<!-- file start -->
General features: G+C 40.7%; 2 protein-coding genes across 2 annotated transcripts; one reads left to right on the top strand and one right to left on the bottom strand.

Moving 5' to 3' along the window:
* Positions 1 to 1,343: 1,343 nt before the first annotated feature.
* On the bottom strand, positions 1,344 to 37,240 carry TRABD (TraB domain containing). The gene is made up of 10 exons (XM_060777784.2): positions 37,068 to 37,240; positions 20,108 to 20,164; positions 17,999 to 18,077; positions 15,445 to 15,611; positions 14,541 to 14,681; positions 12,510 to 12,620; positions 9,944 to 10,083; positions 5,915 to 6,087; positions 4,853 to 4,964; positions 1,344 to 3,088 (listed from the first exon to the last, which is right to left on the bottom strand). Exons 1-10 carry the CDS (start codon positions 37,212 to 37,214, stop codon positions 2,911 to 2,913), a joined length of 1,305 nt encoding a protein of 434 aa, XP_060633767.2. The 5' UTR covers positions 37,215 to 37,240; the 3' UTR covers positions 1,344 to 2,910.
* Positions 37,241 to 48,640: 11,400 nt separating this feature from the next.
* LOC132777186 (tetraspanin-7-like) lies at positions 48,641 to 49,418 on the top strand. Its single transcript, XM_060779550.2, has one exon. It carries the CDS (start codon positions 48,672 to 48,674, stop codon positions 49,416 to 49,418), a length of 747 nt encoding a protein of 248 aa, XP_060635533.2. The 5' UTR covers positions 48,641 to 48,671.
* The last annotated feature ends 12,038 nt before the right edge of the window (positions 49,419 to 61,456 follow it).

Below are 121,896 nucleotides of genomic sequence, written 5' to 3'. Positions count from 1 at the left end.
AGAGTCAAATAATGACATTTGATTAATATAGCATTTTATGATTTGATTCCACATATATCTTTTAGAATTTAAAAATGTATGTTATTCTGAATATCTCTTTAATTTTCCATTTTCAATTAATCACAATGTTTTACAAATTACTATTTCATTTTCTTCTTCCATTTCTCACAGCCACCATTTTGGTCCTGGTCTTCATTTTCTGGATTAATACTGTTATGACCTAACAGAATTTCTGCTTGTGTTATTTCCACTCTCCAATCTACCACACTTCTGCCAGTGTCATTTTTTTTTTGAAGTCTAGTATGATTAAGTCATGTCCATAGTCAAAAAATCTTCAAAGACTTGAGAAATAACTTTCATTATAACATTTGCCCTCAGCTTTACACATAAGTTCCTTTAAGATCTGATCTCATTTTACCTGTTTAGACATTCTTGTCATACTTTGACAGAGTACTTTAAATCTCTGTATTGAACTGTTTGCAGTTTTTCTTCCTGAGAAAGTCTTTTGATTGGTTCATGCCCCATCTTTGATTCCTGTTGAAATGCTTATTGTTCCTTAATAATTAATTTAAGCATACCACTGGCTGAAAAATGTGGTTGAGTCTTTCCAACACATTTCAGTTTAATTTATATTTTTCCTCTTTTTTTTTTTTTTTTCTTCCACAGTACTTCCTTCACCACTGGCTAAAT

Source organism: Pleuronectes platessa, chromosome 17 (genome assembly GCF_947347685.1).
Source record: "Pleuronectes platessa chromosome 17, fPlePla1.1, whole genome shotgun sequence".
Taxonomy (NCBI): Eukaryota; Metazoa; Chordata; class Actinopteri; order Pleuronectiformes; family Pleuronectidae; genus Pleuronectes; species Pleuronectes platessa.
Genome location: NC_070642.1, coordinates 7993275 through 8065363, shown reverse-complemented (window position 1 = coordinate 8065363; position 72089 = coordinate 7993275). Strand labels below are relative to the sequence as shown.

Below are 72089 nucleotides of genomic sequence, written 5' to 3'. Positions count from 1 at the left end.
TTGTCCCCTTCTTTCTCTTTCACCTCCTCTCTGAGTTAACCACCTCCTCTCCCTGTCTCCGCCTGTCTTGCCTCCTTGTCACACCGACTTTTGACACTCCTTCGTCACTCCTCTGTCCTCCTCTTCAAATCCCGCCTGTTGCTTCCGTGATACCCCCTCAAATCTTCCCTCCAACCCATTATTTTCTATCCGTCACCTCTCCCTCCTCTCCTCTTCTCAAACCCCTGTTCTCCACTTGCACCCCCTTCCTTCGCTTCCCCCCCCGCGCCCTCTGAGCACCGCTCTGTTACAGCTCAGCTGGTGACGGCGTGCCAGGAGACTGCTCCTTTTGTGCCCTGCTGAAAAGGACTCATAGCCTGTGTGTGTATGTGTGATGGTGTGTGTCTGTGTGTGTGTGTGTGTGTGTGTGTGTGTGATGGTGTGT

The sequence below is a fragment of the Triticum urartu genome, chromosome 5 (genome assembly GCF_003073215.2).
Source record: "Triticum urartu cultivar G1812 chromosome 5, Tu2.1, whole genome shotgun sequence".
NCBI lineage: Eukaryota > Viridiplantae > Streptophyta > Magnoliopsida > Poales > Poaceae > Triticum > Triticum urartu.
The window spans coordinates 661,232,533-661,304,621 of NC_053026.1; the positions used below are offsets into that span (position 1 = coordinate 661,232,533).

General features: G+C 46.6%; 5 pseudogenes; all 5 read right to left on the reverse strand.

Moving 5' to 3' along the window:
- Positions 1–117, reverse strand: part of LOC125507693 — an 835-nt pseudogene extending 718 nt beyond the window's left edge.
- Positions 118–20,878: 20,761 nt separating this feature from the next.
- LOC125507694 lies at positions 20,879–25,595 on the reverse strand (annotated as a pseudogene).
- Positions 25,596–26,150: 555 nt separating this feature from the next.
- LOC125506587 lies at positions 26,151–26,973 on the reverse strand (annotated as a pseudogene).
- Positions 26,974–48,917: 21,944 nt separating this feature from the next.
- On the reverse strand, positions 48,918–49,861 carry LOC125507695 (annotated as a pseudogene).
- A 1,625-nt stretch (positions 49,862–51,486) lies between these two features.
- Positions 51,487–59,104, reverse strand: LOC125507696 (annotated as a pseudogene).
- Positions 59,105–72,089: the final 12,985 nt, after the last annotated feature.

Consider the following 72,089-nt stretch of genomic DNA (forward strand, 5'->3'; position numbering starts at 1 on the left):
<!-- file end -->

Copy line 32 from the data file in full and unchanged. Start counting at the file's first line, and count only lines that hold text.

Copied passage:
Consider the following 72,089-nt stretch of genomic DNA (forward strand, 5'->3'; position numbering starts at 1 on the left):